Guest Blogger– Jeff Carter, “Enough”

I can’t take it anymore… I thought I could make it through the next year plus of political posturing and be able to stay silent, but I realize not only that I cannot, but that I should not.

There is an evil wind blowing in this country right now, abetted by the 24 hour/7 day a week media frenzy. We have prominent political figures railing against “immigrants” and blaming “the other” for all of society’s ills. They claim that if only we can “kick them out” or “build a wall” everything will be perfect and we can “make America great again”. Obviously, there are multiple problems with this attitude… For one, even if you are from a Native American tribe, you are the ancestor of an immigrant. And if you are from European stock, your family tree has only recently planted roots on this continent, often after pushing out the people that were here before. Secondly, this is not a new strategy. Dictators and demagogues have used anger against “the other” throughout history to gain and keep power. Most notably in the 20th Century, by the Nazis in Germany. They blamed the Jews for the Fatherland being held down and for the dilution of the pure Aryan race. For them, the “Final Solution” was the answer “Kick them out, take them away. We don’t care what you do with them, just get rid of them and our society will be perfect again”.

Now the target for the demagogues in our political arena are brown skinned, primarily Latin, people from Mexico and Central/South America. Once again, according to the blowhards, “If only we can get them out and keep them out our society will be perfect again. I mean after all they are mostly criminals and rapists, the dregs of their home countries.” Unfortunately, it seems that there are large numbers of our fellow citizens who either actively or tacitly agree with this sentiment. Which brings me back to why I feel the need to speak out. Those of us who have known, worked with, and care about our brothers and sisters who come from other countries and cultures must not stand idly by and allow these misrepresentations and outright lies to go unchallenged.

Several years ago I was laid off from my job in the Atlanta, Georgia area. After several weeks of unsuccessfully looking for a job in my field, and finding it nearly impossible to support a family on state unemployment benefits, I got a job with a large landscaping company. I worked there for two years and stereotypically, many of my fellow employees were recent immigrants from Mexico, and Central and South America. I didn’t know their legal status, but some of the things I overheard during the work days led me to believe that not all of them had proper documentation. If you don’t know, landscaping is a low paying, backbreaking business. All day you are lifting, carrying, shoveling, walking, climbing, and driving. You get very few breaks and have to work in all kinds of weather for barely over minimum wage. During my time working there I came to know, and become good friends with many of my co-workers. My experience confirmed that people are people. There are good and bad in every group, however, the majority of the people I worked with were very hard working, with a generous and caring nature. We shared our toil, our food, and our life stories. The stories they told of their home countries and the often tangled journeys they had survived to get here, has often made me wonder… How bad would life have to be before I would leave my family, travel hundreds (if not thousands) of miles, to a country where I would live in a strange culture and not be able to speak or read the language? Then after fighting to get there I would be in constant fear of having my papers questioned, or missing a legal deadline, or in some other way making a mistake that would get me arrested and deported.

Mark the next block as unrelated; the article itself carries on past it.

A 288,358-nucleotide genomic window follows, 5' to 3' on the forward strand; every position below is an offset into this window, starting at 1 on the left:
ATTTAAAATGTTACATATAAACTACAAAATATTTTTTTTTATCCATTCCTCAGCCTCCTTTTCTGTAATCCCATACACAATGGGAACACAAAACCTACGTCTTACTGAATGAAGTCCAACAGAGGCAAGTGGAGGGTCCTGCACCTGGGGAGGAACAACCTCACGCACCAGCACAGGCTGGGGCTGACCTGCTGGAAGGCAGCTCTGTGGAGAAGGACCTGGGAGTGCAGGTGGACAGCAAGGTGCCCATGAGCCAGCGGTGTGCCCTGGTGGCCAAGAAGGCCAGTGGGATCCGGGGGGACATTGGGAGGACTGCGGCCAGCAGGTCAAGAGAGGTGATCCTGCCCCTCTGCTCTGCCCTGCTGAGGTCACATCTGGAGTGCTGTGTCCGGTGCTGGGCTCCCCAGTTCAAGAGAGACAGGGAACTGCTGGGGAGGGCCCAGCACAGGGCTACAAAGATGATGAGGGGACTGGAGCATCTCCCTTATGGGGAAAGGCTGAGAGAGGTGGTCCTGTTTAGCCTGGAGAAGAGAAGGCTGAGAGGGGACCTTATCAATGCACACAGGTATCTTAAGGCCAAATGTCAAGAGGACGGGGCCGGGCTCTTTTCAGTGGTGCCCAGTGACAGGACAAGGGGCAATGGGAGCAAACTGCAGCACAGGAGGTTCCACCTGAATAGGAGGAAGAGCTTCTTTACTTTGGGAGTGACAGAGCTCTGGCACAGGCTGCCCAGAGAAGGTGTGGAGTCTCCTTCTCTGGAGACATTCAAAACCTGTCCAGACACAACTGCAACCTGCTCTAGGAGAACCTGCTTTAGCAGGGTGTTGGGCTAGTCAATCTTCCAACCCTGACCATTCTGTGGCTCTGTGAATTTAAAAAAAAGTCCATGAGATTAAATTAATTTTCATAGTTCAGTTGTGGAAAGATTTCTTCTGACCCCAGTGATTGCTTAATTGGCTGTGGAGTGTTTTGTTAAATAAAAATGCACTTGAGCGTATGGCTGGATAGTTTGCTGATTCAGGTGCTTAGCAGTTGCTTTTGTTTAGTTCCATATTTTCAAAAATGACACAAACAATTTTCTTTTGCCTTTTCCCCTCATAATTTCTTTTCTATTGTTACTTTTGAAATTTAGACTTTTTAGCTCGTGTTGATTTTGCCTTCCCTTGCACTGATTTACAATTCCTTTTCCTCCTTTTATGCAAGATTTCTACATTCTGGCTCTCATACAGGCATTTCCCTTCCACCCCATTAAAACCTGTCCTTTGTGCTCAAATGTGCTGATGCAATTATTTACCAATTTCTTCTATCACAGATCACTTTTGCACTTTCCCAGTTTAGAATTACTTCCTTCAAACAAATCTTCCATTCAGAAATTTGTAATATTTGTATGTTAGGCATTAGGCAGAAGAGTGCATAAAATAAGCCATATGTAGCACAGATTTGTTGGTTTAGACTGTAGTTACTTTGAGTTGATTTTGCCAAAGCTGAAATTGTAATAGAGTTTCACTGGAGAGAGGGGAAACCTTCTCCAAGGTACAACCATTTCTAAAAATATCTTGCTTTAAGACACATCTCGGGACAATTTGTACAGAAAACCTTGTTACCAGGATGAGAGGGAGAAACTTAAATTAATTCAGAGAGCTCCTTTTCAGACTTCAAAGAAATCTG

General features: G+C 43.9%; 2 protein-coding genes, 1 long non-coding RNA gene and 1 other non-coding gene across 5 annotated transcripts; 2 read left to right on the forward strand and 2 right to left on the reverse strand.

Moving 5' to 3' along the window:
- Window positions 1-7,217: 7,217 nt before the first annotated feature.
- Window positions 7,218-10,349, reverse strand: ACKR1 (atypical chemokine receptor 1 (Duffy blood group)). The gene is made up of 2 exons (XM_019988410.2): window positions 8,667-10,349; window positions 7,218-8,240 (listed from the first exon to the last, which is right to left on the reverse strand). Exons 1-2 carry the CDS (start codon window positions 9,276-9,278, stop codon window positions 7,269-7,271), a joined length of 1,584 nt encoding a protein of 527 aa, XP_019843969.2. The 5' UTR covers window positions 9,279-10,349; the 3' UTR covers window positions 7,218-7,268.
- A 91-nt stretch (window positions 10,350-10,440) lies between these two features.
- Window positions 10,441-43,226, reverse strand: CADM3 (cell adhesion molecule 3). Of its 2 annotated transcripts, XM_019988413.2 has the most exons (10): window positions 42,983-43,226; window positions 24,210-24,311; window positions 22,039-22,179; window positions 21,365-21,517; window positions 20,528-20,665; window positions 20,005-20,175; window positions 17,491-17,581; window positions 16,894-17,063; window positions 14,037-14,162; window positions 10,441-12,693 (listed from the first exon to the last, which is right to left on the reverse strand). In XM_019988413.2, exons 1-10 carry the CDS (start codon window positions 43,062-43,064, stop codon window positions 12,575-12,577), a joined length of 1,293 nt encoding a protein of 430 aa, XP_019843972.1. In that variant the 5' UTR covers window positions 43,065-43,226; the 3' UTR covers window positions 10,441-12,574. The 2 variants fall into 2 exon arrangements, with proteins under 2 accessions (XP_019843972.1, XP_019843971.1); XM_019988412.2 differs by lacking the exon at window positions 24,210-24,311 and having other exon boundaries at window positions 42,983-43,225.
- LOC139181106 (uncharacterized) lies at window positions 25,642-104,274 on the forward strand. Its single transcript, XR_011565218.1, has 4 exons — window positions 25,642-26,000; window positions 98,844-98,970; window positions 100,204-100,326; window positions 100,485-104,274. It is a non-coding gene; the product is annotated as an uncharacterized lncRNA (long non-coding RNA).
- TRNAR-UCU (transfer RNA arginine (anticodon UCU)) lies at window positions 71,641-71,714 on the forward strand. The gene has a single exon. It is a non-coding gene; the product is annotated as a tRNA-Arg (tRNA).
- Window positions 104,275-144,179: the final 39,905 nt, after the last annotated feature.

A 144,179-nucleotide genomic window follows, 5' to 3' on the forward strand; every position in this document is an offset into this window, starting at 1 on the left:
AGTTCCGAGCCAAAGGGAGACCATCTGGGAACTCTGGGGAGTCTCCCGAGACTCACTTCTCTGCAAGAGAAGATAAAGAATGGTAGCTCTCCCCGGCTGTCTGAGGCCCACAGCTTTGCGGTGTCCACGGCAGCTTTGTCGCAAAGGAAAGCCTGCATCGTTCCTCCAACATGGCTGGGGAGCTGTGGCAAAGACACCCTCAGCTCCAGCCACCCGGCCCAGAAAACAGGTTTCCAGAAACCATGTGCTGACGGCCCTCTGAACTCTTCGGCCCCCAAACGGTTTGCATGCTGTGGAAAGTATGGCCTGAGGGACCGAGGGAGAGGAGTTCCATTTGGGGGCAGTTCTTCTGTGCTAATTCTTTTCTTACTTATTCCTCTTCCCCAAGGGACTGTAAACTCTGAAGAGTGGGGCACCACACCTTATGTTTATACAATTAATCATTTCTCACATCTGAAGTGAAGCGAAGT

Now when I hear politicians decrying “free loading immigrants” I think of Anselma, who was a gourmet chef and had worked at a tourist resort in Cancun and was now planting flowers in the hot sun; of Jose who was always so happy and so proud of his new U.S. citizenship, but who came to work every day in tattered boots because he couldn’t afford new ones; and of all the others with their stories of dangers faced, families far away, and constant fears of making a misstep. When I hear this wind blowing, I weep and then I get really angry. I think, “These are real people you are talking about. Have you met them? Do you know how scared they are every day? Do you know how hard they work for so little money? Do you not realize that if you were able to make your words reality that much of the American economy would grind to a halt?”

That is why I cannot and should not stay silent, nor should you. Since we are a county of immigrants we must defend “the other” we must make America great again. Not by building walls or passing more restrictive laws, but by returning to the ideal of “Send us your tired, your poor, your huddled masses longing to breathe free”. We must welcome the other, bring them into our society, work with them, learn from them, associate with them, and love them. Then, and only then, can we truly call America “great”. For that is when we will return to being “That beacon of freedom shining on the hill”.

Jeff Carter is a geologist working for a small consulting firm doing environmental investigation and clean up. He is also husband to Rev. Sharon and father of two grown children and currently lives in Kentucky, even though he continues to cheer for the Tennessee Volunteers.

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